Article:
Gutters and downspouts are used to collect rain water that falls on the roof of your home and guide it away. Without gutters, your home is at risk for basement leaks and rotting wood. In order for gutters to work properly, they need to be free of leaks and empty of debris. Gutters are built to last for many years. However, replacing old gutters not only increases the chance they are working properly, but also gives your home a more modern appearance.
- Skill level:
Things you need
- Tape measure
- Chalk line
- Tin snips
- Gutter sealant
- 1/8-inch drill bit
- Pop rivet gun
- Sheet metal screws
- Roofing nails
- Downspout brackets
- Crimping tool
Measure 1/2-inch down from the metal drip-edge flashing on your roof. This mark should be placed at the farthest point from your downspout. Measure the length from this point to the corner of your home.
Calculate the slope you will need, allowing 1/2-inch of slope for every 10 feet. For example, if the length from your measured point to the downspout is 10 feet, measure down 1 inch from the metal flashing.
Run a chalk line from the first measurement to the second measurement. Snap the line. This line will be the slope your gutters will need to follow.
Measure the length of gutter you will need. Cut the gutter with tin snips so that it fits the length needed. Cut the sides first, then bend the gutter in half and cut the bottom.
Join two pieces together by cutting a 4-inch notch into the front lip of the gutter. Spread gutter sealant on the inside of the joining gutter, about 1 1/2 inches in from the edge. Slide the two edges together, overlapping them about 4 inches. Drill two holes, equally spaced, into all three sides of the joined gutters with a 1/8-inch drill bit. Use a pop rivet gun to install rivets in the six holes.
Turn the gutter upside down. Place the downspout outlet on what will be the lowest end of the gutter, keeping it about one foot from the end of the gutter. Trace around the inside of the outlet with a marker. Place a chisel in the centre of the outline and tap the end of it with a hammer to make a starting hole. Use this hole as a starting point to cut out the tracing with tin snips.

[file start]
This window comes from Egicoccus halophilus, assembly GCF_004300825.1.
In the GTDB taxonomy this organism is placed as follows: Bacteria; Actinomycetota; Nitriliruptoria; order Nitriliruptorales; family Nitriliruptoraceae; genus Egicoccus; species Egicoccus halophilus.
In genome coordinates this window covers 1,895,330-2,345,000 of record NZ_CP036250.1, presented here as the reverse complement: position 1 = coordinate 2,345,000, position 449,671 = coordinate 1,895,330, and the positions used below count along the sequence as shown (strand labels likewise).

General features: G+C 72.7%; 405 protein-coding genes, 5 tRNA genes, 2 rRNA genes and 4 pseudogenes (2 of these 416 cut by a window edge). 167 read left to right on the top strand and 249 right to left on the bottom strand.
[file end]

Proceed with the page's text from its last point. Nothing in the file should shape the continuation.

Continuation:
Place the back, top lip of your gutter on the chalk line. Screw in a 1 1/4-inch stainless steel sheet metal screw through the back of the gutter and into the wood. Place one screw every two feet, the entire length of the gutter.
Lift the edge of your roofing shingles and slide the gutter flashing underneath. Overlap each flashing by about 2 inches. Nail them in place with 1-inch roofing nails placed every two feet.
Push the downspout outlet down through the hole you cut out on the bottom of the gutter. Screw the outlet into place with sheet metal screws. Place a downspout elbow over the outlet. Position the elbow so that it will be leading the downspout toward the side of the house. Screw the two pieces together.
Attach downspout brackets to the side of your home. Use two brackets for a one story home and three brackets for a two story home. Position the brackets about 6 feet apart from one another. Use two screws to hold the bracket in place.
Place an elbow about 6 inches down from the underside of the overhang of your roof. Measure the distance between the top and bottom elbow. Cut a straight piece of downspout 2 inches longer than this measurement, with a hacksaw. Measure from the second elbow to about 6 inches up from the ground. Cut a straight piece of downspout to this length.
Crimp both ends of the straight downspouts with a crimping tool. Slide one end into the upper elbow and the other end into the lower elbow. Screw the two ends to the two elbows. Do the same with the longer downspout between the second and third elbow. Position the downspout in the brackets.
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